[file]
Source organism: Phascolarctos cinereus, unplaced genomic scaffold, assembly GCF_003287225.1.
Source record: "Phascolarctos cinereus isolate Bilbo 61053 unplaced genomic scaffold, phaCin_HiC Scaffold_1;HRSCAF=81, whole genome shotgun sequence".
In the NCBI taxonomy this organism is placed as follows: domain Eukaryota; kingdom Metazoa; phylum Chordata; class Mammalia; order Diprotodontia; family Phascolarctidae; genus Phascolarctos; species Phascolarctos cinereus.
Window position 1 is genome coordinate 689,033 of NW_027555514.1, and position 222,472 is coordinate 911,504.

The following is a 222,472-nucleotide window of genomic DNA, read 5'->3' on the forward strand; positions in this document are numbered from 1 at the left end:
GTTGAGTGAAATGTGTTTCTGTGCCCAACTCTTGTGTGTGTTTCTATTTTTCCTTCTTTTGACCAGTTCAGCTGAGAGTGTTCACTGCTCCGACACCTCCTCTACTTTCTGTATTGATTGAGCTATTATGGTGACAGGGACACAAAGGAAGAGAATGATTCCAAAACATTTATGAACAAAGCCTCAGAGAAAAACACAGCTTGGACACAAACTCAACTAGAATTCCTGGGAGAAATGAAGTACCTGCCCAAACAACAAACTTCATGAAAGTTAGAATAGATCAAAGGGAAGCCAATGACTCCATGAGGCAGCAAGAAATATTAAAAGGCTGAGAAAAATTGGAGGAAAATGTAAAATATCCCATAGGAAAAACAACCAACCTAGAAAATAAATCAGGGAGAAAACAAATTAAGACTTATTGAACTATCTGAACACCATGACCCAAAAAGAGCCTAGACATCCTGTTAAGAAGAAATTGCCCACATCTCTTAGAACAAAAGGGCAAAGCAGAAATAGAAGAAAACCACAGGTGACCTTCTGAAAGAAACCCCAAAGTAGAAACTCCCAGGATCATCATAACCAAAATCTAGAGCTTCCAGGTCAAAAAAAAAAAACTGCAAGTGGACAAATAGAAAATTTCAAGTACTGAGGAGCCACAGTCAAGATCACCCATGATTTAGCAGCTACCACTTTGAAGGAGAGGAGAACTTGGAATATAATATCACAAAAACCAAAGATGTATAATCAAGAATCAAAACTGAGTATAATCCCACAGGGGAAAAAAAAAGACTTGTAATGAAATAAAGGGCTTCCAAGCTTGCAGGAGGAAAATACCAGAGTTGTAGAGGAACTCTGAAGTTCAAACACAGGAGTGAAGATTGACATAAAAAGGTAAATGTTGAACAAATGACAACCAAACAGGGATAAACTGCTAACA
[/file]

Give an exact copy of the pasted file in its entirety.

Source organism: Phascolarctos cinereus, unplaced genomic scaffold, assembly GCF_003287225.1.
Source record: "Phascolarctos cinereus isolate Bilbo 61053 unplaced genomic scaffold, phaCin_HiC Scaffold_1;HRSCAF=81, whole genome shotgun sequence".
In the NCBI taxonomy this organism is placed as follows: domain Eukaryota; kingdom Metazoa; phylum Chordata; class Mammalia; order Diprotodontia; family Phascolarctidae; genus Phascolarctos; species Phascolarctos cinereus.
Window position 1 is genome coordinate 689,033 of NW_027555514.1, and position 222,472 is coordinate 911,504.

The following is a 222,472-nucleotide window of genomic DNA, read 5'->3' on the forward strand; positions in this document are numbered from 1 at the left end:
GTTGAGTGAAATGTGTTTCTGTGCCCAACTCTTGTGTGTGTTTCTATTTTTCCTTCTTTTGACCAGTTCAGCTGAGAGTGTTCACTGCTCCGACACCTCCTCTACTTTCTGTATTGATTGAGCTATTATGGTGACAGGGACACAAAGGAAGAGAATGATTCCAAAACATTTATGAACAAAGCCTCAGAGAAAAACACAGCTTGGACACAAACTCAACTAGAATTCCTGGGAGAAATGAAGTACCTGCCCAAACAACAAACTTCATGAAAGTTAGAATAGATCAAAGGGAAGCCAATGACTCCATGAGGCAGCAAGAAATATTAAAAGGCTGAGAAAAATTGGAGGAAAATGTAAAATATCCCATAGGAAAAACAACCAACCTAGAAAATAAATCAGGGAGAAAACAAATTAAGACTTATTGAACTATCTGAACACCATGACCCAAAAAGAGCCTAGACATCCTGTTAAGAAGAAATTGCCCACATCTCTTAGAACAAAAGGGCAAAGCAGAAATAGAAGAAAACCACAGGTGACCTTCTGAAAGAAACCCCAAAGTAGAAACTCCCAGGATCATCATAACCAAAATCTAGAGCTTCCAGGTCAAAAAAAAAAAACTGCAAGTGGACAAATAGAAAATTTCAAGTACTGAGGAGCCACAGTCAAGATCACCCATGATTTAGCAGCTACCACTTTGAAGGAGAGGAGAACTTGGAATATAATATCACAAAAACCAAAGATGTATAATCAAGAATCAAAACTGAGTATAATCCCACAGGGGAAAAAAAAAGACTTGTAATGAAATAAAGGGCTTCCAAGCTTGCAGGAGGAAAATACCAGAGTTGTAGAGGAACTCTGAAGTTCAAACACAGGAGTGAAGATTGACATAAAAAGGTAAATGTTGAACAAATGACAACCAAACAGGGATAAACTGCTAACA